Top 10 Rodney Crowell Songs
Rodney Crowell is one of those rare talents who has found success as both a singer and a songwriter in equal parts. As a recording artist, he's released more than 20 studio albums, earned a couple of Grammy Awards and taken five singles to No. 1. As a songwriter, he's written hits for everyone from Waylon Jennings to Keith Urban to Tim McGraw.
The Boot's list of Crowell's Top 10 songs draw from from both of these pools: Crowell as a performer and Crowell as a songwriter. There's a little bit of everything on this countdown, from an early 1978 single to a 2004 song performed by Urban.
“Ashes By Now” is an early song, written and recorded by Crowell in 1978. Initially released as a stand-alone single, the song later appeared on Crowell's 1980 album But What Will the Neighbors Think; the original recording features fiddle from Ricky Skaggs. A simultaneously poppy and bitter post-breakup song, "Ashes By Now" hinges on lines such as “As much as you burn me, baby / I should be ashes by now.” Like many songs written by Crowell, it gained even more popularity years after its initial recording, when another artist covered it: Emmylou Harris sang it too, but it was Lee Ann Womack’s 2000 cover that took the song to No. 4 on the charts.
“After All This Time” is a guitar- and piano-driven ballad about enduring love. Crowell croons the chorus, claiming, “After all this time / You’re always on my mind / Hey, I could never let it end.” The simple song was Crowell’s third single (of five in total) from 1988’s Diamonds & Dirt to reach No. 1. “After All This Time” stands apart from that pack in one important way, though: It won the Grammys trophy for Best Country Song.
“It’s Such a Small World” kicked off that aforementioned streak of five consecutive No. 1 hits for Crowell. The first single from Diamonds & Dirt, the song tells the story of two former lovers who meet by chance and reunite for one bittersweet night. Sung as a duet, “It’s Such a Small World” is bolstered by vocals from Rosanne Cash, who was Crowell’s wife at the time; the trade-off and harmonies between the two are what sell this song.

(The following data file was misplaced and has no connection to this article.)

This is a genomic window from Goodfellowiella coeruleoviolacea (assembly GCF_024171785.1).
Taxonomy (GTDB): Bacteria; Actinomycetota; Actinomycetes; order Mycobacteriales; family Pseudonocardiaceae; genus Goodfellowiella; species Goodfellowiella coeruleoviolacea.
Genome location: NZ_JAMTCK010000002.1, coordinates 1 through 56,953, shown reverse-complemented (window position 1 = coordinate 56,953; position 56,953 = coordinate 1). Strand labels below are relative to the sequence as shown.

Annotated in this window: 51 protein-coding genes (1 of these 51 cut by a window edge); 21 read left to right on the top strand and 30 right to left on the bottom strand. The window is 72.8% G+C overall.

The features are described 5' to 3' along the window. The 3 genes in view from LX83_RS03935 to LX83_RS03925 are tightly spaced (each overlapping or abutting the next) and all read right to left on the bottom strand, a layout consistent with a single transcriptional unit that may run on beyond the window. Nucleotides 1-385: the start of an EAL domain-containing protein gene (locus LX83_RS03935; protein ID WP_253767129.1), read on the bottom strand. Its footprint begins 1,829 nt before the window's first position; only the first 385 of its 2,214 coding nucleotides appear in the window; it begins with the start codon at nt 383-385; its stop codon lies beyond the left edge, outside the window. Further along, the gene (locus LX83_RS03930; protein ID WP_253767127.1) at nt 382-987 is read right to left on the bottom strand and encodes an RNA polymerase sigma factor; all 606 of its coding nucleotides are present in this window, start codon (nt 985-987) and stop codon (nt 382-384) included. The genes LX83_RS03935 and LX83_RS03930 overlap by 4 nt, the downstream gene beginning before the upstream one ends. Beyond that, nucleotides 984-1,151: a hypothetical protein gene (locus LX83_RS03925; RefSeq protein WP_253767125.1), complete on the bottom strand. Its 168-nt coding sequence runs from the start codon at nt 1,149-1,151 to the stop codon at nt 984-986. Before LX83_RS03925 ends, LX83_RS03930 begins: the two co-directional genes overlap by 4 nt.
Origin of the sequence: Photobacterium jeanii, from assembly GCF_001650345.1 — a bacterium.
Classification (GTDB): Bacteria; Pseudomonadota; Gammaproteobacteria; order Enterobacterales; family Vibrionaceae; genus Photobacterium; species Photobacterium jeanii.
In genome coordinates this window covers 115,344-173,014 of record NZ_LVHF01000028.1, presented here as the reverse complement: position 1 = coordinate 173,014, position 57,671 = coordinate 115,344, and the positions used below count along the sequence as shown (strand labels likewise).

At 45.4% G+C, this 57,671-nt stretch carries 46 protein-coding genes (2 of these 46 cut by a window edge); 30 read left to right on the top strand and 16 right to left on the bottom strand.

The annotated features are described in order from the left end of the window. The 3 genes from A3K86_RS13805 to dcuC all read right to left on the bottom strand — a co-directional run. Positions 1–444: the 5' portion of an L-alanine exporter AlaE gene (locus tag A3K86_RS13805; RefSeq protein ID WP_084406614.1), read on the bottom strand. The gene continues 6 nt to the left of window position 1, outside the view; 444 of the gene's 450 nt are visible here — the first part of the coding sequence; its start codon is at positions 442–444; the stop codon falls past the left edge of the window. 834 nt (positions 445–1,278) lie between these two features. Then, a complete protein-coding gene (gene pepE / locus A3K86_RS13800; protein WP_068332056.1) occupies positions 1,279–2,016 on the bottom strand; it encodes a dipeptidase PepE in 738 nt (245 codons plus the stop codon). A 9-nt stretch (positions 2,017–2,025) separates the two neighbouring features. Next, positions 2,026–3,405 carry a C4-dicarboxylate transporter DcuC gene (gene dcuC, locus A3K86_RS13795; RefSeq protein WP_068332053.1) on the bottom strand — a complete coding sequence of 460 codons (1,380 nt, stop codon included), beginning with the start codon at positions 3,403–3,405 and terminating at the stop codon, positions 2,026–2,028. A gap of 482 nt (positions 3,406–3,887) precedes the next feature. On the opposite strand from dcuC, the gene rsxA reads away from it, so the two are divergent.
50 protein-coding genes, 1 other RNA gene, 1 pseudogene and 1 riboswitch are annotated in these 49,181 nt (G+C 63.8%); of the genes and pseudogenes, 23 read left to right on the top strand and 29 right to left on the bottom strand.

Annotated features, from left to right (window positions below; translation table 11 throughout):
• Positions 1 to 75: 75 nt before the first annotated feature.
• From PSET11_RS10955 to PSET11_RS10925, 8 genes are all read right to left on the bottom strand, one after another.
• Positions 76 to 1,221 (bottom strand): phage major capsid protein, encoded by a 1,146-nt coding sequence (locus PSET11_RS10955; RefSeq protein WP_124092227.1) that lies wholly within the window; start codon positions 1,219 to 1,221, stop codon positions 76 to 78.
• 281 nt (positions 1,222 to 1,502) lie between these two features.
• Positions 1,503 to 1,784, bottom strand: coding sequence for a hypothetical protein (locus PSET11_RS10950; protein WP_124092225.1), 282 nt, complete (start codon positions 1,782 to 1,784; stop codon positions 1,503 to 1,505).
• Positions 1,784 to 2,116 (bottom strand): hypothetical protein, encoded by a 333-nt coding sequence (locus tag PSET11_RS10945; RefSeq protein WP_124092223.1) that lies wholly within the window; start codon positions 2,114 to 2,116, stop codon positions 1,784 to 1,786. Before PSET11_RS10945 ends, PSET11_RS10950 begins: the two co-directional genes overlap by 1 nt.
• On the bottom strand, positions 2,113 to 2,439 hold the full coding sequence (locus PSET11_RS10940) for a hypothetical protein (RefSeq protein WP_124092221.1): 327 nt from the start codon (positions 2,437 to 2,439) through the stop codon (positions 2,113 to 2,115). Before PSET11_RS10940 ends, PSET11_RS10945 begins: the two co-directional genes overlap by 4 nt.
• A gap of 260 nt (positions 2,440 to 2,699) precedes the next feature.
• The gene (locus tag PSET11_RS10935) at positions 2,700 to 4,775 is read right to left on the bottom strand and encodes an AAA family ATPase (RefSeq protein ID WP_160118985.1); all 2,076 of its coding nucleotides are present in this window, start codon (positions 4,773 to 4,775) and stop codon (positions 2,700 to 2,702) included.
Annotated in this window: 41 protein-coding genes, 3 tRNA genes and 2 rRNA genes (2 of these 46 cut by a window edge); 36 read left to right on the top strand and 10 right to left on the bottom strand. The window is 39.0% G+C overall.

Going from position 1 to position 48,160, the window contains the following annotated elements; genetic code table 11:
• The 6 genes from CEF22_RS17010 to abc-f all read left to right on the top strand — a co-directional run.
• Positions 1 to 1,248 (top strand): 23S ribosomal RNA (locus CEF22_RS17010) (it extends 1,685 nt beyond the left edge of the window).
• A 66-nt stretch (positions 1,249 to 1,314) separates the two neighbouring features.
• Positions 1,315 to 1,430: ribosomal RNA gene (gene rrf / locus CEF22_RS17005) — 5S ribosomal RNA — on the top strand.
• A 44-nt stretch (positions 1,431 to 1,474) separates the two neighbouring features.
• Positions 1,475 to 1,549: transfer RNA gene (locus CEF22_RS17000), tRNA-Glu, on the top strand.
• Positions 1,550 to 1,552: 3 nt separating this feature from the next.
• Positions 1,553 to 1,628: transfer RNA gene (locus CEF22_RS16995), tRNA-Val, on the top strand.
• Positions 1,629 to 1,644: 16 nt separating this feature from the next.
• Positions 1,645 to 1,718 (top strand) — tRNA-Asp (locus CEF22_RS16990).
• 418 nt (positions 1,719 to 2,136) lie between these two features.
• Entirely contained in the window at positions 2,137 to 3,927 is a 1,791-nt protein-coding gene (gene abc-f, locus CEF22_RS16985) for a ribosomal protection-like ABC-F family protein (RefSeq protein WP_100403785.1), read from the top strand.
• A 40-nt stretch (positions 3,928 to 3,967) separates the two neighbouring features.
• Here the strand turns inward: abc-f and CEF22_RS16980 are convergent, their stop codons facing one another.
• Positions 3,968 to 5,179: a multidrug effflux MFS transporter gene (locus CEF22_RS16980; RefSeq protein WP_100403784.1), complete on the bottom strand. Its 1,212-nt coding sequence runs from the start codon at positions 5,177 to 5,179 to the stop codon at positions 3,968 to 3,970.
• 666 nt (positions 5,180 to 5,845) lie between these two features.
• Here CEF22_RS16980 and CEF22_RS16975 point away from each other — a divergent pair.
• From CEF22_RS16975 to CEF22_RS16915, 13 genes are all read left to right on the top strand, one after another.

“I Ain’t Living Long Like This” is the title track of Crowell’s debut album. While the record itself failed to chart at the time of its release, many of its songs are now considered some of Crowell’s best-written tunes. That’s the case with “I Ain’t Living Long Like This,” also performed by Emmylou Harris on her 1978 album Quarter Moon in a Ten Cent Town. Recognizing the song’s potential (and supremely catchy chorus) Waylon Jennings recorded a version of the song as well, in 1979; it went to No. 1.
“Leaving Louisiana in the Broad Daylight” is simple, old-fashioned, plucky-storytelling country music. It announces itself right away with its opening line: “Mary took to running with a traveling man.” Crowell and Donivan Cowart wrote the song, and Emmylou Harris also sang it in the late '70s, but it became a hit when the Oak Ridge Boys recorded it and released it as the third single from their 1979 album The Oak Ridge Boys Have Arrived. For them, it became a No. 1 hit.
With “Making Memories of Us,” Crowell proved that he still possessed the songwriting chops he’d been showing off for decades. The song was first performed by Tracy Byrd in 2003; Crowell then recorded the song the following year with the Notorious Cherry Bombs, a supergroup featuring Crowell, Vince Gill, Hank De Vito and more. But the song found its true home when Keith Urban released it as a single from his album Be Here. His performance of the song stayed at No. 1 for five weeks.
“Many a Long and Lonesome Highway” manages to sound both timeless and classic at the same time. It’s a stripped-down, winsome song about taking to the open road, and it showcases the upper ranges of Crowell’s voice without many embellishments. The song returns over and over to a simple chorus: “Many a long and lonesome highway lies before us as we go.” The song was the first single from Crowell’s 1989 record Keys to the Highway, and it peaked at No. 3 on the charts.
Crowell co-wrote “Please Remember Me” with Will Jennings, and released the song as a single from his 1995 album Jewel of the South. His version peaked at No. 69 on the charts, but the song’s story didn’t end there. The tune found a second life when Tim McGraw recorded it for his 1999 album A Place in the Sun. It became a No. 1 hit for McGraw, and was his most successful crossover single. Following the success of McGraw’s recording, songwriter Crowell was nominated for the Song of the Year at both the ACMs and CMAs.
Driven by a groovy, high-pitched bass line, “She’s Crazy for Leaving” is energetic, self-deprecating fun. The newly single narrator sings, “You can’t stop a woman when she’s out of control / So I punched out my truck on a telephone pole.” The song was written by Crowell and Guy Clark; Crowell released it as the second single from Diamonds & Dirt, earning his second No. 1 hit.
Crowell’s “I Walk the Line (Revisited)” is one of the most inventive cover songs in country music -- though it's not exactly a cover. The song is an original, a tribute by Crowell to the first time he heard Johnny Cash on the radio. The twist is that Crowell actually got Cash to re-record lyrics from “I Walk the Line" for the track, and he fuses these lines into the chorus of his new song. The result is a dynamic tribute to the original classic.